In a media release on the matter, the Democratic Alliance states:
This poorly conceived decision demonstrates just how ideologically constrained the Ministers have become when it comes to ensuring that poor South Africans have access to quality health care across the country.
The party intends requesting that a full regulatory impact assessment be conducted as a matter of urgency, and that the results of this study be made public.
South Africans, especially those who will now be prevented from accessing the private sector, deserve to know what the impact of this decision will be on their lives.
Regulating the relationship between medical aid and health insurance products is not necessarily a bad thing, but the sting in the tail is the phasing out of the primary healthcare insurance policies, which insurance firms are now prohibited from providing.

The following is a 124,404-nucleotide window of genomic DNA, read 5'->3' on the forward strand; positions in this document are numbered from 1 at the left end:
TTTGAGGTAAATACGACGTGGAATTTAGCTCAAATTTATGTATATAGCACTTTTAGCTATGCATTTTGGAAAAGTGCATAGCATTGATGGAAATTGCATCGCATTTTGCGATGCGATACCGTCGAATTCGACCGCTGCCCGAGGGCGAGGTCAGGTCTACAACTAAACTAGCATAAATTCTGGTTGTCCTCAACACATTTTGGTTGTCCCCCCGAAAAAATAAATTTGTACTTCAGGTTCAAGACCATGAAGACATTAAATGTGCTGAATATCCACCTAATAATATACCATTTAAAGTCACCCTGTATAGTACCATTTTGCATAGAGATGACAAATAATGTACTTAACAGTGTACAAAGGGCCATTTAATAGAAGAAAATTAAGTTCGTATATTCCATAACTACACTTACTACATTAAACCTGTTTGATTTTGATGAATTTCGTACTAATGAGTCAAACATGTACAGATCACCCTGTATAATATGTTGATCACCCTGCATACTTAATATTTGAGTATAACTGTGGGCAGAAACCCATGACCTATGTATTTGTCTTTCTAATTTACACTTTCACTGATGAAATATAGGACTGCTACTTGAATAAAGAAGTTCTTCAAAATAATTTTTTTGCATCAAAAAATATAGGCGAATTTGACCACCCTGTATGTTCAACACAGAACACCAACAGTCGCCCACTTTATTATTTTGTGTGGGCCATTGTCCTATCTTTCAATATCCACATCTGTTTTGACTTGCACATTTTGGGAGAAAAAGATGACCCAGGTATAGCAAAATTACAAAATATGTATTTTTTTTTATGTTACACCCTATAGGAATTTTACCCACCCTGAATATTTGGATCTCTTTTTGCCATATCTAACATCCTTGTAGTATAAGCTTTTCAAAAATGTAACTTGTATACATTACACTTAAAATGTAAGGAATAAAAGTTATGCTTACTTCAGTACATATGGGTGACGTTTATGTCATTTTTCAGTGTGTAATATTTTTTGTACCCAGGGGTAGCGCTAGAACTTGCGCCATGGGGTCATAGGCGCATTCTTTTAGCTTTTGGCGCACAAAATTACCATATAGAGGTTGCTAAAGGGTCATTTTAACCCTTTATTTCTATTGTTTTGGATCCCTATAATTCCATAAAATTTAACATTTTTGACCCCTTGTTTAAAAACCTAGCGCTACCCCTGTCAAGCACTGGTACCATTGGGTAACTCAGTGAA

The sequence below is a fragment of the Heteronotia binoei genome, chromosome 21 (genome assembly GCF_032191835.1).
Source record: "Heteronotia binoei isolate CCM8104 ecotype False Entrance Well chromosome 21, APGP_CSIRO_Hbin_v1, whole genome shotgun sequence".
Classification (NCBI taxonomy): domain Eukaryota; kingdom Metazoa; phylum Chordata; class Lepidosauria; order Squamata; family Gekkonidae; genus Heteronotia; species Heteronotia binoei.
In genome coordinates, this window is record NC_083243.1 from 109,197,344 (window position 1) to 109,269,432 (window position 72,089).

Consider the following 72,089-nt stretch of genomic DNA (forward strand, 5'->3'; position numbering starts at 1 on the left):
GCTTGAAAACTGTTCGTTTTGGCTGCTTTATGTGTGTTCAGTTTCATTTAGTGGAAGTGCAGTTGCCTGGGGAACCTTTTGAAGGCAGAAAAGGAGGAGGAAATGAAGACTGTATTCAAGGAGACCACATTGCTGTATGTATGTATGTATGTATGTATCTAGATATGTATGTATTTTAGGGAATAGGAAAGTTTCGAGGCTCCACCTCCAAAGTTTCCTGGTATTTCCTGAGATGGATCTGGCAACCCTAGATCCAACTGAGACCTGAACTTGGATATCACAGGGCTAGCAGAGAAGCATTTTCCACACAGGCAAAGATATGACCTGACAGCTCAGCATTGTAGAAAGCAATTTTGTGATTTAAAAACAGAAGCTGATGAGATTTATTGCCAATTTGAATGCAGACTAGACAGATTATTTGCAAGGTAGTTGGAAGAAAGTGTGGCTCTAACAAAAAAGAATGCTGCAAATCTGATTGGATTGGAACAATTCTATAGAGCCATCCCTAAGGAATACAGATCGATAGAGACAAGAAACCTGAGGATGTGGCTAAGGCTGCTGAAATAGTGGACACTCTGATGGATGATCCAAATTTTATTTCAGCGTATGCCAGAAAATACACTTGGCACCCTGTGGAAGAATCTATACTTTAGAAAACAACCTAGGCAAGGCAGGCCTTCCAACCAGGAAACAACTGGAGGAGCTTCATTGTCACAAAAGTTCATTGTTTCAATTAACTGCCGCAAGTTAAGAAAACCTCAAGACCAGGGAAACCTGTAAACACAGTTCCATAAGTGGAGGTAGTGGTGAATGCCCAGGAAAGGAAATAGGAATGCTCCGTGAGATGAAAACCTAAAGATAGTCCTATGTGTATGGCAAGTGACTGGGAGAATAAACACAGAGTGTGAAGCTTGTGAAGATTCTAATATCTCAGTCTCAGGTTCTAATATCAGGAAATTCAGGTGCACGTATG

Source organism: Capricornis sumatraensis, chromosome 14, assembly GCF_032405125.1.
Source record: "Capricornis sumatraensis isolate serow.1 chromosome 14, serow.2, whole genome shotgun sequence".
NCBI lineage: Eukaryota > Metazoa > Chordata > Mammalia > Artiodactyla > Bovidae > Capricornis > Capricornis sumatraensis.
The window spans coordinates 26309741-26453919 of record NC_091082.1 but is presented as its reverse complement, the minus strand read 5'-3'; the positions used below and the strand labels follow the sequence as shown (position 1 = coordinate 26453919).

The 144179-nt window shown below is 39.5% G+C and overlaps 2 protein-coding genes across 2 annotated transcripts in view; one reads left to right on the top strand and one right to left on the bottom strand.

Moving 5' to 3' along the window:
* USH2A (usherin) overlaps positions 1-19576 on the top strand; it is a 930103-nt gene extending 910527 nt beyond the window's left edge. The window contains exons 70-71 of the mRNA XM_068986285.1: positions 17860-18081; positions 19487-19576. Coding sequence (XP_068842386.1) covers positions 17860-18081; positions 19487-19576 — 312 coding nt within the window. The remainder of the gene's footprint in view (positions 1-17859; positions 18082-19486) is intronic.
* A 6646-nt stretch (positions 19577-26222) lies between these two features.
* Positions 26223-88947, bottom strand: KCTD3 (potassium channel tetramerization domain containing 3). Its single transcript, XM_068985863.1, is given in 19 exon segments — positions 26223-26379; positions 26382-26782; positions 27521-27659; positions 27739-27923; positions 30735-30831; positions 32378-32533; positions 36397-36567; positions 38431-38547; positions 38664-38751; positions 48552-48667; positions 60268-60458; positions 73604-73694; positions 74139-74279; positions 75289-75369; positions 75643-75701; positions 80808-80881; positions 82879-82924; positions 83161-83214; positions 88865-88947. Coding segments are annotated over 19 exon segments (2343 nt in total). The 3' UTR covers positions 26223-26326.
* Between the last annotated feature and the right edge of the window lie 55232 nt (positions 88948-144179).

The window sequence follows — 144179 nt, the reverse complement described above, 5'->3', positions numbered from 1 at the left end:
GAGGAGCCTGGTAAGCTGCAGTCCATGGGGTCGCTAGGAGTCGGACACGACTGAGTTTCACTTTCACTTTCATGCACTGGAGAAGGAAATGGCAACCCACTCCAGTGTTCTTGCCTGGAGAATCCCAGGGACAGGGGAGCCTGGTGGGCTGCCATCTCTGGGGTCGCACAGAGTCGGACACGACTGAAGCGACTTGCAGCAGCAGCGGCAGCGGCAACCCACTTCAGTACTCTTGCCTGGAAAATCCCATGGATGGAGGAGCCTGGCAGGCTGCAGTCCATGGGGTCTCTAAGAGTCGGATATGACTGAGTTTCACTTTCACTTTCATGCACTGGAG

This is high-handed, peremptory and likely unconstitutional, for it inhibits the right of every citizen to choose and practice their trade freely.
The likely reason for banning this private option for poor South Africans is because the government is clearing the competition for its own state health monopoly, the National Health Insurance (NHI).
If government is genuinely interested in providing more and more South Africans with health coverage, they should support the expansion of the private health insurance sector. More and more citizens are taking it up because it works for them.
The DA looks forward to the publication of the regulatory impact assessment as soon as possible. The thousands of poor South Africans who have chosen private healthcare deserve to know.